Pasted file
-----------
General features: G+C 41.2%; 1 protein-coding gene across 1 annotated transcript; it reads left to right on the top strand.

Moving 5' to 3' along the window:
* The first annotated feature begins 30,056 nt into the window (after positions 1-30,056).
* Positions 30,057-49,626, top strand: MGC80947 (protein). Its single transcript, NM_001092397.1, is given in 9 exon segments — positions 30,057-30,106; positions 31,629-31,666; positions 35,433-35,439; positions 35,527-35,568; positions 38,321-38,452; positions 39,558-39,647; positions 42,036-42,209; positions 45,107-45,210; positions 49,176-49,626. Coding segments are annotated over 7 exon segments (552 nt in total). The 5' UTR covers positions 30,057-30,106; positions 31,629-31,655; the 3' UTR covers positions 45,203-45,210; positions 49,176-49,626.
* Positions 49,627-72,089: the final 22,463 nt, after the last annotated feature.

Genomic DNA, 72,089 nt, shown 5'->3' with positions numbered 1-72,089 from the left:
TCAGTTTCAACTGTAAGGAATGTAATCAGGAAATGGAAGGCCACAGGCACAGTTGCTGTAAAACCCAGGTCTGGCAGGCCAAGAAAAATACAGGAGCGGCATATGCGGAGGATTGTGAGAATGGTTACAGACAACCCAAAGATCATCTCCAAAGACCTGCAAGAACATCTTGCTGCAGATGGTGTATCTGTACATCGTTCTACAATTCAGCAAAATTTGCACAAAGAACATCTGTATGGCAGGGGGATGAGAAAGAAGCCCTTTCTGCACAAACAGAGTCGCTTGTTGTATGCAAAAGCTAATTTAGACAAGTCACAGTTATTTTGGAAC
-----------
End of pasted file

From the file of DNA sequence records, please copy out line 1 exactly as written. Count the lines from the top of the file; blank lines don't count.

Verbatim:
General features: G+C 41.2%; 1 protein-coding gene across 1 annotated transcript; it reads left to right on the top strand.